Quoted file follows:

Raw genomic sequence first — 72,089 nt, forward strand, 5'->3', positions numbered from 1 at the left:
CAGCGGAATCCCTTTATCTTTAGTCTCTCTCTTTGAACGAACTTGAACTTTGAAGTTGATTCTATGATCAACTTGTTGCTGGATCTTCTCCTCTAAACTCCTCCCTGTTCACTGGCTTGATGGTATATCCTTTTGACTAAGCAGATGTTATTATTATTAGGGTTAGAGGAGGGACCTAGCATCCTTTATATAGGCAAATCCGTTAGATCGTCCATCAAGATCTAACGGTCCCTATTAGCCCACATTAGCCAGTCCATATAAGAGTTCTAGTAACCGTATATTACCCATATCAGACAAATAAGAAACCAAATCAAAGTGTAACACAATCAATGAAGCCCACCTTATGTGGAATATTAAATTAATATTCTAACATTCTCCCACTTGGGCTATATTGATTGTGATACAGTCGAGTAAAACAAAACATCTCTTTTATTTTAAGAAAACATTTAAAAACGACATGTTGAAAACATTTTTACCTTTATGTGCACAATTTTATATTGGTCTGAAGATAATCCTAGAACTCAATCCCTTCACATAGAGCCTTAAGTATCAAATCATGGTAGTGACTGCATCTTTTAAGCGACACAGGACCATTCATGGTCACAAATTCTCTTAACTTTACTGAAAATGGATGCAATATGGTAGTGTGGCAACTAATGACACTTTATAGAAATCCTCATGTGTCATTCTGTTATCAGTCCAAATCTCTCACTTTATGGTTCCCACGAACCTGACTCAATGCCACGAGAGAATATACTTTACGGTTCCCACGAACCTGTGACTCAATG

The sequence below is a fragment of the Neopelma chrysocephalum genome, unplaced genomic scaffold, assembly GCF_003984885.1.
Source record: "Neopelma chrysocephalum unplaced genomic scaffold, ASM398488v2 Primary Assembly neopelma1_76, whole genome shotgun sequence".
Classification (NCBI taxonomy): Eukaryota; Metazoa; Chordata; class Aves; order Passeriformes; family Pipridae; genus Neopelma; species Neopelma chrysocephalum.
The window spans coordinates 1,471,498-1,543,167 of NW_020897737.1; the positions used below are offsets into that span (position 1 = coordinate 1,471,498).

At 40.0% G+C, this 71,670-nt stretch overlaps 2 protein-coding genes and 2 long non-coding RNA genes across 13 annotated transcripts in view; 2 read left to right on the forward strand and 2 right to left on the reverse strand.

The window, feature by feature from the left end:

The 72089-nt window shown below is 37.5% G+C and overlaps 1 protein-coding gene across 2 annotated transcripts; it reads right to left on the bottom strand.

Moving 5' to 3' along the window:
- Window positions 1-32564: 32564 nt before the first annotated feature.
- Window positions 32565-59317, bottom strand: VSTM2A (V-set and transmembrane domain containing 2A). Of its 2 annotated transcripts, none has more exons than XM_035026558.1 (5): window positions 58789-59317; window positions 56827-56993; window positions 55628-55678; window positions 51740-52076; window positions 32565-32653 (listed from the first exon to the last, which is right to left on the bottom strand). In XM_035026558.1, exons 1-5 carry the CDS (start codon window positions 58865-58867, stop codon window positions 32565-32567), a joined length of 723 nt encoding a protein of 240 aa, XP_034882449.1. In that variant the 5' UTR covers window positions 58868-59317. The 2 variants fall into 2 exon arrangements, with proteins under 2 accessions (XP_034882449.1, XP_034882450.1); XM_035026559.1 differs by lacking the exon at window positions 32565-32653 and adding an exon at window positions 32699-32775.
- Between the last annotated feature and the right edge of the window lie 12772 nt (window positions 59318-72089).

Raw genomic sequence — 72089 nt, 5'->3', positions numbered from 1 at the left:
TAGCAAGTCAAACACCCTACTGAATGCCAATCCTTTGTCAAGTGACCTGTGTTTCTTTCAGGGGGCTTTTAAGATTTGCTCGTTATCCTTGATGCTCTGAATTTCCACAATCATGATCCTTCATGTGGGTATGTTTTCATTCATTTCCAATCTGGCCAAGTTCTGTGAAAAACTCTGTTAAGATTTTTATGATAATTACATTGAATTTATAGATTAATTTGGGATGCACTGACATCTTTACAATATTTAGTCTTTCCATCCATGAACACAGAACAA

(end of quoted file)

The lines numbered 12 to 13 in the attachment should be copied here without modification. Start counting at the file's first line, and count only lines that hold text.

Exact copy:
- Window positions 32565-59317, bottom strand: VSTM2A (V-set and transmembrane domain containing 2A). Of its 2 annotated transcripts, none has more exons than XM_035026558.1 (5): window positions 58789-59317; window positions 56827-56993; window positions 55628-55678; window positions 51740-52076; window positions 32565-32653 (listed from the first exon to the last, which is right to left on the bottom strand). In XM_035026558.1, exons 1-5 carry the CDS (start codon window positions 58865-58867, stop codon window positions 32565-32567), a joined length of 723 nt encoding a protein of 240 aa, XP_034882449.1. In that variant the 5' UTR covers window positions 58868-59317. The 2 variants fall into 2 exon arrangements, with proteins under 2 accessions (XP_034882449.1, XP_034882450.1); XM_035026559.1 differs by lacking the exon at window positions 32565-32653 and adding an exon at window positions 32699-32775.
- Between the last annotated feature and the right edge of the window lie 12772 nt (window positions 59318-72089).